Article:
The present paper investigates the potential benefits of a strong safety culture (SC). Specifically, we build on the organizational support theory to explore the direct and indirect effects of SC on firm performance. Partial least squares method is used to analyze the data collected from a survey among 251 Canadian plants. The results show that SC is associated with several performance indicators all linked to sustainable development (i.e., environmental, financial, and safety performance). Importantly, our findings also suggest that the relationships between SC and environmental/safety performance are mediated by the actual level of implemented environmental/safety practices within plants. We conclude the paper by highlighting the study’s limitations and contributions as well as theoretical and managerial implications.
The interface between the national tuberculosis control programme and district hospitals in Cameroon: missed opportunities for strengthening the local health system –a multiple case study
Tuberculosis remains a major public health problem in sub-Saharan Africa. District hospitals (DHs) play a central role in district-based health systems, and their relation with vertical programmes is very important. Studies on the impact of vertical programmes on DHs are rare. This study aims to fill this gap. Its purpose is to analyse the interaction between the National Tuberculosis Control Programme (NTCP) and DHs in Cameroon, especially its effects on the human resources, routine health information system (HIS) and technical capacity at the hospital level.Methods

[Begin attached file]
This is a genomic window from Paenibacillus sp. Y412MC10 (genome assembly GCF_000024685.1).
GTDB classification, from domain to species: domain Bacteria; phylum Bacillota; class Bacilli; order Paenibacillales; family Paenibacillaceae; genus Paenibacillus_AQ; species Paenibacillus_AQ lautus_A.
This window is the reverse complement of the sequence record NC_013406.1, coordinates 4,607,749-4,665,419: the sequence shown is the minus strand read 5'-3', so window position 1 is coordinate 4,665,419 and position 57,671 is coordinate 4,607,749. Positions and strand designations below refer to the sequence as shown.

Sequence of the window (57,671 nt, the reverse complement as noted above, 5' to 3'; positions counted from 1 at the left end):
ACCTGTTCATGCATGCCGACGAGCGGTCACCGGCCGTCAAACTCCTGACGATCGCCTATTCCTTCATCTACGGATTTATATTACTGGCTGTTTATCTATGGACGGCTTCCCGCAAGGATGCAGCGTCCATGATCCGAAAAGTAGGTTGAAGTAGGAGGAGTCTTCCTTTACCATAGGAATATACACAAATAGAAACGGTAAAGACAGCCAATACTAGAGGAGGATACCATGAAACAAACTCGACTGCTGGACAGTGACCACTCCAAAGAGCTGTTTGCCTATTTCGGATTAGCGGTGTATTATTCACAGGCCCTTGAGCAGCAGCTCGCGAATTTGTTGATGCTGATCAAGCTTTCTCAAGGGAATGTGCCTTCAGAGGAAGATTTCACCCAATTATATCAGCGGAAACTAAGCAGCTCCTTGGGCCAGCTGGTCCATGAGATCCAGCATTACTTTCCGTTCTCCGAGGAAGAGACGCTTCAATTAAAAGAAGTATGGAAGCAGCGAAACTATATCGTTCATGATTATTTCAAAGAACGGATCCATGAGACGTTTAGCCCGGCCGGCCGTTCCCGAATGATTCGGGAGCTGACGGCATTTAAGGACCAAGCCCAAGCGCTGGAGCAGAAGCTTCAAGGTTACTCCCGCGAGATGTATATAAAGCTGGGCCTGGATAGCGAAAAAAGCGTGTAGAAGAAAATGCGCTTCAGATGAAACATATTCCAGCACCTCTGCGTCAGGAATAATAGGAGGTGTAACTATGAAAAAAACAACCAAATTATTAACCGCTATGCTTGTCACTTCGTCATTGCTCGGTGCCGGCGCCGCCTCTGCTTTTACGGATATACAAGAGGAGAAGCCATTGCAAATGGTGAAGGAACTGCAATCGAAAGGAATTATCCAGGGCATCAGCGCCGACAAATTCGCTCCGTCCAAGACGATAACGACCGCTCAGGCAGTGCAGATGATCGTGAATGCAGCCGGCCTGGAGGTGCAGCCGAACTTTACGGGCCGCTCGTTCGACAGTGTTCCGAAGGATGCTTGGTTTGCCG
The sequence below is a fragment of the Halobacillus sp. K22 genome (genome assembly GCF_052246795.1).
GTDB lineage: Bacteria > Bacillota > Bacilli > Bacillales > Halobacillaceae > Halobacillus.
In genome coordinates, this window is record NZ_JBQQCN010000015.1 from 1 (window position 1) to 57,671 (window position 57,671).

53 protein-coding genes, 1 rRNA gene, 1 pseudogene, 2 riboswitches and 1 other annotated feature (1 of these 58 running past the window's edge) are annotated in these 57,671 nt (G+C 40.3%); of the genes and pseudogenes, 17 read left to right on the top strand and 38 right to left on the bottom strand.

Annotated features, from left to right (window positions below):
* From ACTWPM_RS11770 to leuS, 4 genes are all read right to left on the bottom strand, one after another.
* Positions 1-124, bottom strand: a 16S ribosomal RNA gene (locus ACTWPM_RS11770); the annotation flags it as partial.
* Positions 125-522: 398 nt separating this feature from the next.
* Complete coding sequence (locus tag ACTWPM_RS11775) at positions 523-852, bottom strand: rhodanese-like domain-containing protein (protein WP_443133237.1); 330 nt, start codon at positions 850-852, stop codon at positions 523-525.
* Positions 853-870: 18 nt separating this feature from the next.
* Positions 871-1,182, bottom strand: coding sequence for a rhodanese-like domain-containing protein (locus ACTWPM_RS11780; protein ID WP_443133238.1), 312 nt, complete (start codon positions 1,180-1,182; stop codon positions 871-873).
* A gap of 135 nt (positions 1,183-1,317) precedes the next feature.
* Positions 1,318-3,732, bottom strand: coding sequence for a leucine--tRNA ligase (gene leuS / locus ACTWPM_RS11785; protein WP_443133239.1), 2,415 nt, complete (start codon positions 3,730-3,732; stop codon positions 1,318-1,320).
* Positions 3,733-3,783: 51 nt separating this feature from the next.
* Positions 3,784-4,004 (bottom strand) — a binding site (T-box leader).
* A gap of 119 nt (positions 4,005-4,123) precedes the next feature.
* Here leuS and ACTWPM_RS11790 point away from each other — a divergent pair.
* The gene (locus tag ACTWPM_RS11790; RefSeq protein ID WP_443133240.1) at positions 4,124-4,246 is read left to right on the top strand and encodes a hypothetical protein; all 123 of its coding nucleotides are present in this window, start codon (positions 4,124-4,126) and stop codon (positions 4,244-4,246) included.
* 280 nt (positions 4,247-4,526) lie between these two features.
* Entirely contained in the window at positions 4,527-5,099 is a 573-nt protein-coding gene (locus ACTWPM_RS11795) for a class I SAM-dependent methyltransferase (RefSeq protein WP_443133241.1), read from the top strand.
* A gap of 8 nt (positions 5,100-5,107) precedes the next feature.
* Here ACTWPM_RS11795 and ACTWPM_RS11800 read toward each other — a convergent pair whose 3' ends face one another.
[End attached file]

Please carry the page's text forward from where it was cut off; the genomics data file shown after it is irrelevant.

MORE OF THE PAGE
We used a multiple case study methodology. From the Adamaoua Region, we selected two DHs, one public and one faith-based. We collected qualitative and quantitative data through document reviews, semi-structured interviews with district and regional staff, and observations in the two DHs.Results
The NTCP trained and supervised staff, designed and provided tuberculosis data collection and reporting tools, and provided anti-tuberculosis drugs, reagents and microscopes to DHs. However, these interventions were limited to the hospital units designated as Tuberculosis Diagnostic and Treatment Centres and to staff dedicated to tuberculosis control activities. The NTCP installed a parallel HIS that bypassed the District Health Services. The DH that performs well in terms of general hospital care and that is well managed was successful in tuberculosis control. Based on the available resources, the two hospitals adapt the organisation of tuberculosis control to their settings. The management teams in charge of the District Health Services are not involved in tuberculosis control. In our study, we identified several opportunities to strengthen the local health system that have been missed by the NTCP and the health system managers.Conclusion